It will be an unprecedented development if the United Nations High Commissioner for Human Rights were to formally insert itself as an amicus curiae to the Supreme Court over the Citizenship Amendment Act. The court is yet to take up the nearly 150 petitions filed against the amendment since December. The government’s position is rightly that it is a domestic law and India has the right to determine its own policy on citizenship and refugees. Nevertheless, the expressions of concern over the CAA from across the world, especially in the wake of the Delhi riots, is a self-goal that the Narendra Modi government has scored by its cavalier approach to law-making in the spirit of the Constitution and India’s international human rights commitments as well as in its approach to the domestic opposition to the CAA and the larger political project behind it. What should worry us more is the adverse impact the CAA-NRC project and the events unfolding as a result of it are having on India’s relations with our neighbours and other friendly powers, and on India’s moral standing. Bangladesh, unconvinced of Delhi’s intentions despite frequent diplomatic outreach, has cancelled a series of high-level visits and engagements with India.
The UK parliament has spoken out, cutting across party lines, against what the Modi government put up on blatant display to the world during the Delhi riots. The US State Department and members and committees of the US Congress have expressed concerns repeatedly. The Modi government and the BJP’s response has been to hit back, at times in the most undiplomatic language, at whoever criticises it. Yet, the struggle over the CAA-NRC project is our own fight, for the soul of India. More than any foreign government or agency, it’s we, the people of India, who must decide what kind of citizenship law behoves our nation, whether we should let religion intrude into it and slip down the slippery path to a theocratic State, a concept we abhor in others. The makers of our Constitution debated this issue and rejected the idea. We must in our generation, too, debate it. But the government is in no mood for it. Instead, it has so far indulged in propaganda, allowed hate speech to flow freely from its leaders, precipitating a riot, and even allowed police forces to act in a completely biased manner, which was on display to the whole world.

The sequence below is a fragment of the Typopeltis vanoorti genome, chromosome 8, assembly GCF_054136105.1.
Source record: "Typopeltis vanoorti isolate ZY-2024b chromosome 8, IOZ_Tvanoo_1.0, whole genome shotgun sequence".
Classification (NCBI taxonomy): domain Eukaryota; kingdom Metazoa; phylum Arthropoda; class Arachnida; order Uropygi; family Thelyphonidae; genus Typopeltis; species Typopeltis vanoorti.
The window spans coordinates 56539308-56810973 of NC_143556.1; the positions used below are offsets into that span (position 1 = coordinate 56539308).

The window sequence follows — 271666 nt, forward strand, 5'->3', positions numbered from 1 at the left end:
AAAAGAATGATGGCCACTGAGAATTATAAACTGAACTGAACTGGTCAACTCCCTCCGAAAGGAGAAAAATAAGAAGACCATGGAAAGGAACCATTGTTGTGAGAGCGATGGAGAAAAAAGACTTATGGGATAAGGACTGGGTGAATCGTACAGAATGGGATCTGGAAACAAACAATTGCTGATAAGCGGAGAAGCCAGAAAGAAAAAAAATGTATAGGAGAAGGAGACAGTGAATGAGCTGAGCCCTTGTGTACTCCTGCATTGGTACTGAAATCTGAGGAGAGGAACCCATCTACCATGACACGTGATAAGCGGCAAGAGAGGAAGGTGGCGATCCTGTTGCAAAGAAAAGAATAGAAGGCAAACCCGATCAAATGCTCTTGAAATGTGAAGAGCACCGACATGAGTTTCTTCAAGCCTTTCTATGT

The way to ensure that foreign agencies do not get to meddle in internal debates is for the government and the courts of the land to win the confidence of its people. The government can begin by giving a public assurance that there will be no nation-wide NRC process, or any other attempt to render people State-less for lack of documentation. The Supreme Court should take up the CAA petitions expeditiously. However, even after the deteriorating law and order situation in many parts of the country which is directly or indirectly involved with the CAA, both the Home Minister Amit Shah and Prime Minister Narendra Modi have remained silent till date. No party actions have also been taken against those mongering hate speeches openly as no inquiries called for police action and inaction both.